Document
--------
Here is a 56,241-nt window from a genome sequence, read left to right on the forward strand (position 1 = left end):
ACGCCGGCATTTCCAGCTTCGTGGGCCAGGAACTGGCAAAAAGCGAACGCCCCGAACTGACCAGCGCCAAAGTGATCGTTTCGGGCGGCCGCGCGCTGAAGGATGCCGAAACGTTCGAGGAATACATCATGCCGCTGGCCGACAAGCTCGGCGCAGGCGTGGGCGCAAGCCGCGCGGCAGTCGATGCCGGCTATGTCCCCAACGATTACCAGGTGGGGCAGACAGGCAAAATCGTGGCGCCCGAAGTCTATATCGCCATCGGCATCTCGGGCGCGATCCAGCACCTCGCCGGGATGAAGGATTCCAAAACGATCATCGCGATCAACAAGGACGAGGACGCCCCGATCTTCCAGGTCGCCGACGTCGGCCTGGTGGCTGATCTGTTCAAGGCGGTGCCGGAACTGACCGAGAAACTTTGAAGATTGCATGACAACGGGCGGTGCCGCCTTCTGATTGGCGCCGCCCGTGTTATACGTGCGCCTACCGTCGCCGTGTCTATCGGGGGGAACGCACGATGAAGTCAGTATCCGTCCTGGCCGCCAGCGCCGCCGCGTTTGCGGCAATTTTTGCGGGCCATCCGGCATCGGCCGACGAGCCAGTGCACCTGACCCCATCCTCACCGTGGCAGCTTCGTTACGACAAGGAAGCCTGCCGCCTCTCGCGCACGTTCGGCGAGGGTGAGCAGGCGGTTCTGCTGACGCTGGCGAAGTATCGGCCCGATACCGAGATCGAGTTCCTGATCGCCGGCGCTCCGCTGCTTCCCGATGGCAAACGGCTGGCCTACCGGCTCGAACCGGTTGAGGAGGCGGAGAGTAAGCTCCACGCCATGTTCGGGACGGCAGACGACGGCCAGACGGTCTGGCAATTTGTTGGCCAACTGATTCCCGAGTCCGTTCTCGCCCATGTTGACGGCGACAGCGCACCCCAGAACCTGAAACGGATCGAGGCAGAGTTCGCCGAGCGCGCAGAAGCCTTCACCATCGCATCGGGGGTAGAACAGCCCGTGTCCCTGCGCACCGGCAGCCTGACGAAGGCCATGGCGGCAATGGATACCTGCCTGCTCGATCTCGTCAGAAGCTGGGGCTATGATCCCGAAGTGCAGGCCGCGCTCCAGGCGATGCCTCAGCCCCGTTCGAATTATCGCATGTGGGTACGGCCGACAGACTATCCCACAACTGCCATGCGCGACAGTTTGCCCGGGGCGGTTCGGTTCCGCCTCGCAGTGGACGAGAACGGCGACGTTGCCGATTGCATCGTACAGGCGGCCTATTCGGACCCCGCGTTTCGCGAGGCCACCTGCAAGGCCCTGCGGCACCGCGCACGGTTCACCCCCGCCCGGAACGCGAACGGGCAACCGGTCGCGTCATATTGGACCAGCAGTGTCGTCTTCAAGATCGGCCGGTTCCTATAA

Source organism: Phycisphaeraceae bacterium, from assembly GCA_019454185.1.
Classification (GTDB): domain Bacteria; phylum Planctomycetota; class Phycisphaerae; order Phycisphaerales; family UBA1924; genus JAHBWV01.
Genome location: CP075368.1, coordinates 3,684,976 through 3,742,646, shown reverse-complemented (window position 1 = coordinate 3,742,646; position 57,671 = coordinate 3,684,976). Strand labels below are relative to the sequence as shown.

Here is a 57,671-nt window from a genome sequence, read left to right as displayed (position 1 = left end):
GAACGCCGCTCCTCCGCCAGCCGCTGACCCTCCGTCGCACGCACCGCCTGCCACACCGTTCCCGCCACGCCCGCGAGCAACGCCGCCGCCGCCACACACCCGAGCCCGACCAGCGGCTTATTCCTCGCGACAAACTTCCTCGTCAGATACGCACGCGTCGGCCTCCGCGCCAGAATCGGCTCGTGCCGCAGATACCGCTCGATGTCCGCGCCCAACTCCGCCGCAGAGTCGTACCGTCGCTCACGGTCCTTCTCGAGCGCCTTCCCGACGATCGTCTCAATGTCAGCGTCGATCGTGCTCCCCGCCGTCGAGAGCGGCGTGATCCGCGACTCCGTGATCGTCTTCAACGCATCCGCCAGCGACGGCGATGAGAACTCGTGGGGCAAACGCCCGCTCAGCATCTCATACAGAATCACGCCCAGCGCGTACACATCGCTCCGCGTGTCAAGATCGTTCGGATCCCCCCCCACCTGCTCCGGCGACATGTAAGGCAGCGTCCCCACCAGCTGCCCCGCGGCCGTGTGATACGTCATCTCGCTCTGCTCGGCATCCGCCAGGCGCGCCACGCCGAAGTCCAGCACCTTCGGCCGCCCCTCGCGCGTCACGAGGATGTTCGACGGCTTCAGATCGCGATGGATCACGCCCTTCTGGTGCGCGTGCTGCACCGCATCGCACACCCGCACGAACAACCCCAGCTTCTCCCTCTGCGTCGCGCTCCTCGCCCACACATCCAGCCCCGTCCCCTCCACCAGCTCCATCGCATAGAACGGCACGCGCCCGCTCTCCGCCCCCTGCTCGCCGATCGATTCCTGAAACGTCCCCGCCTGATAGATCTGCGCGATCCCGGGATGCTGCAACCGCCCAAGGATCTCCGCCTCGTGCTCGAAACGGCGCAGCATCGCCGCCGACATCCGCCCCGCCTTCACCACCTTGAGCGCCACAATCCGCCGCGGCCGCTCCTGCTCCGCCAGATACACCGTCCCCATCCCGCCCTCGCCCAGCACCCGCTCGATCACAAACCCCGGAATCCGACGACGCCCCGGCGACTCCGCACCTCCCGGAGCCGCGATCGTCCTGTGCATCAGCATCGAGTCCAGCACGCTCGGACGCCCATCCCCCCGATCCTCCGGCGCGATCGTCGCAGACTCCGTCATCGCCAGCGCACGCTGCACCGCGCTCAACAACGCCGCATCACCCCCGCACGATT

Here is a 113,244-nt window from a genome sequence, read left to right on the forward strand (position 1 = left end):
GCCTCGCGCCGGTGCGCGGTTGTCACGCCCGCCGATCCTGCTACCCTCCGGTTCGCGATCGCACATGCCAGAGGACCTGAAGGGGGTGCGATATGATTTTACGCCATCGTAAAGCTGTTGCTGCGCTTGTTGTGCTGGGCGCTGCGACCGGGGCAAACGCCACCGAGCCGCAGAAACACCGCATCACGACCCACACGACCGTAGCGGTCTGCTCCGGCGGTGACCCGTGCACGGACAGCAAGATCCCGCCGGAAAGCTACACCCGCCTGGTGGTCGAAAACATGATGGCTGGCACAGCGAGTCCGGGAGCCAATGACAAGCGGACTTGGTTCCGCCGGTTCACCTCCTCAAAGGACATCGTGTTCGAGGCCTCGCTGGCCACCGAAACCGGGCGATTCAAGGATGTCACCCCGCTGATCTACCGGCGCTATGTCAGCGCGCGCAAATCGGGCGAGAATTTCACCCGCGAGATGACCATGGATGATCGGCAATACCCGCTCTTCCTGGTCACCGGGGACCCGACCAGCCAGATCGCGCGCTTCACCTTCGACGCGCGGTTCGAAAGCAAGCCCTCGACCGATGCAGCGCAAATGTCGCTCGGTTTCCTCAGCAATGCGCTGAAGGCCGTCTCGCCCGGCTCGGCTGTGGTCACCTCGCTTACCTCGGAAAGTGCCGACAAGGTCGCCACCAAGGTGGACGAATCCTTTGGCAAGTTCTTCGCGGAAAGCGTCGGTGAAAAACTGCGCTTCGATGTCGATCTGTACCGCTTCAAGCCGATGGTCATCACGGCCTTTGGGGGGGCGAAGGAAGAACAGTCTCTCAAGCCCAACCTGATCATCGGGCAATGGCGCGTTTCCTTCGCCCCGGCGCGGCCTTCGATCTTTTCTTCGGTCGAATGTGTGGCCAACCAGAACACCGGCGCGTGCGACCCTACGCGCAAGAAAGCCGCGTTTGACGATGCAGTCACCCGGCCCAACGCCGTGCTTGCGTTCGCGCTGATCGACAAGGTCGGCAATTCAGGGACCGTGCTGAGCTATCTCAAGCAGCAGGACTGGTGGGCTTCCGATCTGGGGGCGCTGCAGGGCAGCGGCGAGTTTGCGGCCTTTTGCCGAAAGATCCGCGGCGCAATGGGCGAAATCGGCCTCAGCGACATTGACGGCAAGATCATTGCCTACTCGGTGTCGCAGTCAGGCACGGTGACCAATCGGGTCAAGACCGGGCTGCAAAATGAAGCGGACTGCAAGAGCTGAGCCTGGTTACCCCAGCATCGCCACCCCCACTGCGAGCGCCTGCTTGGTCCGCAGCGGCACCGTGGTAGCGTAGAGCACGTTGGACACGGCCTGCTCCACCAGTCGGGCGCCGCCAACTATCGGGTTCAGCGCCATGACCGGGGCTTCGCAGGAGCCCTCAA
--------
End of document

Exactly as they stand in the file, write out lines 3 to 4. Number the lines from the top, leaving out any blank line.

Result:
Source organism: Phycisphaeraceae bacterium, from assembly GCA_019454185.1.
Classification (GTDB): domain Bacteria; phylum Planctomycetota; class Phycisphaerae; order Phycisphaerales; family UBA1924; genus JAHBWV01.